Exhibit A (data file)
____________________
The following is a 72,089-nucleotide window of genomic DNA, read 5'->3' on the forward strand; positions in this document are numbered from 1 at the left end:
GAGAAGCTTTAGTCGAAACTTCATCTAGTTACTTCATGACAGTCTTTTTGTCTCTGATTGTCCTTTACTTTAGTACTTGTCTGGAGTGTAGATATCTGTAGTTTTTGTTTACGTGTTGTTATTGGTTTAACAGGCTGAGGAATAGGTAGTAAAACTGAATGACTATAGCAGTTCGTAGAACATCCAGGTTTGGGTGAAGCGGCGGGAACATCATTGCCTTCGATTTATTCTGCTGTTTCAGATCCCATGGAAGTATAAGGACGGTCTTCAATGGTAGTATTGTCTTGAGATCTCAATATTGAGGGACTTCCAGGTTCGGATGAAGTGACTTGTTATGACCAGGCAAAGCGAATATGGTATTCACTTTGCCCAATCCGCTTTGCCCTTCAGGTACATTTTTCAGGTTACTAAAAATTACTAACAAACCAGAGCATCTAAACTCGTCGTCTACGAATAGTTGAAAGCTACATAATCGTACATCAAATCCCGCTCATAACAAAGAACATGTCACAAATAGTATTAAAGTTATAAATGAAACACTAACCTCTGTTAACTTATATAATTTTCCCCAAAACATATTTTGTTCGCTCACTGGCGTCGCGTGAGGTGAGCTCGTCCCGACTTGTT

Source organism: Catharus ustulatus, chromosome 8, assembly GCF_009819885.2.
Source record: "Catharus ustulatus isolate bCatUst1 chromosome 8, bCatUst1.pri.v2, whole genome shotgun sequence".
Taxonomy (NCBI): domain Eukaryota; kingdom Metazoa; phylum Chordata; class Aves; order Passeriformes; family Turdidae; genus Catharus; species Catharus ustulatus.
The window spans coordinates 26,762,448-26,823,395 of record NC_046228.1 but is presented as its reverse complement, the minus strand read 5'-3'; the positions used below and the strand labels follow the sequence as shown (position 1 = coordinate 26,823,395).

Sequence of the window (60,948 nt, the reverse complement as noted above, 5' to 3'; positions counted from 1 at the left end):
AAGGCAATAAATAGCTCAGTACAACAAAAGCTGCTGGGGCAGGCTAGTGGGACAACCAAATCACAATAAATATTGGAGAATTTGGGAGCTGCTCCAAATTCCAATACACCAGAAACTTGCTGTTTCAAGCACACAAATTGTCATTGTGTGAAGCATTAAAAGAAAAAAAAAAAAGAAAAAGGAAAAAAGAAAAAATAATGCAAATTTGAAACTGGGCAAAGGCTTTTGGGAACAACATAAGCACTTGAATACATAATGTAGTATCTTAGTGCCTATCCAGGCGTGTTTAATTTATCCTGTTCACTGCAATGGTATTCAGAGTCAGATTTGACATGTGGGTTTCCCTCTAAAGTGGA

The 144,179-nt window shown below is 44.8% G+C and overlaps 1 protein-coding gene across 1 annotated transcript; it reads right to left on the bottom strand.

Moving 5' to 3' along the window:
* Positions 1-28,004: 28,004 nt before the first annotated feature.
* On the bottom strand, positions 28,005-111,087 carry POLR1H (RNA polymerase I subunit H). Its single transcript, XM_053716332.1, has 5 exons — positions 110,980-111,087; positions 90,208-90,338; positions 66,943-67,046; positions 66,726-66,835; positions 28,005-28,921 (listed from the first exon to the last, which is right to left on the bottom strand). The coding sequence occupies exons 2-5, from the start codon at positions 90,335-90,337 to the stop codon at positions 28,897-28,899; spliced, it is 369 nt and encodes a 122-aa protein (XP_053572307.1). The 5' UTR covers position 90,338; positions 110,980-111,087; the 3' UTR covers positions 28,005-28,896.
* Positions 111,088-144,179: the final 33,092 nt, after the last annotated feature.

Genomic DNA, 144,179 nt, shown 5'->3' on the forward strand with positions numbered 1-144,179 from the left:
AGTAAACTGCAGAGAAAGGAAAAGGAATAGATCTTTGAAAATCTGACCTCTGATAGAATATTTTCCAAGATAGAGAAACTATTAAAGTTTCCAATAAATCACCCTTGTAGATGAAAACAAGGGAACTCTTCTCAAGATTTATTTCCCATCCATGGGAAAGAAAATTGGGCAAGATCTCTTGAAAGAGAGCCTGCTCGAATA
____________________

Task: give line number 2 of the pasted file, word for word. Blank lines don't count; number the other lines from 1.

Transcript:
GAGAAGCTTTAGTCGAAACTTCATCTAGTTACTTCATGACAGTCTTTTTGTCTCTGATTGTCCTTTACTTTAGTACTTGTCTGGAGTGTAGATATCTGTAGTTTTTGTTTACGTGTTGTTATTGGTTTAACAGGCTGAGGAATAGGTAGTAAAACTGAATGACTATAGCAGTTCGTAGAACATCCAGGTTTGGGTGAAGCGGCGGGAACATCATTGCCTTCGATTTATTCTGCTGTTTCAGATCCCATGGAAGTATAAGGACGGTCTTCAATGGTAGTATTGTCTTGAGATCTCAATATTGAGGGACTTCCAGGTTCGGATGAAGTGACTTGTTATGACCAGGCAAAGCGAATATGGTATTCACTTTGCCCAATCCGCTTTGCCCTTCAGGTACATTTTTCAGGTTACTAAAAATTACTAACAAACCAGAGCATCTAAACTCGTCGTCTACGAATAGTTGAAAGCTACATAATCGTACATCAAATCCCGCTCATAACAAAGAACATGTCACAAATAGTATTAAAGTTATAAATGAAACACTAACCTCTGTTAACTTATATAATTTTCCCCAAAACATATTTTGTTCGCTCACTGGCGTCGCGTGAGGTGAGCTCGTCCCGACTTGTT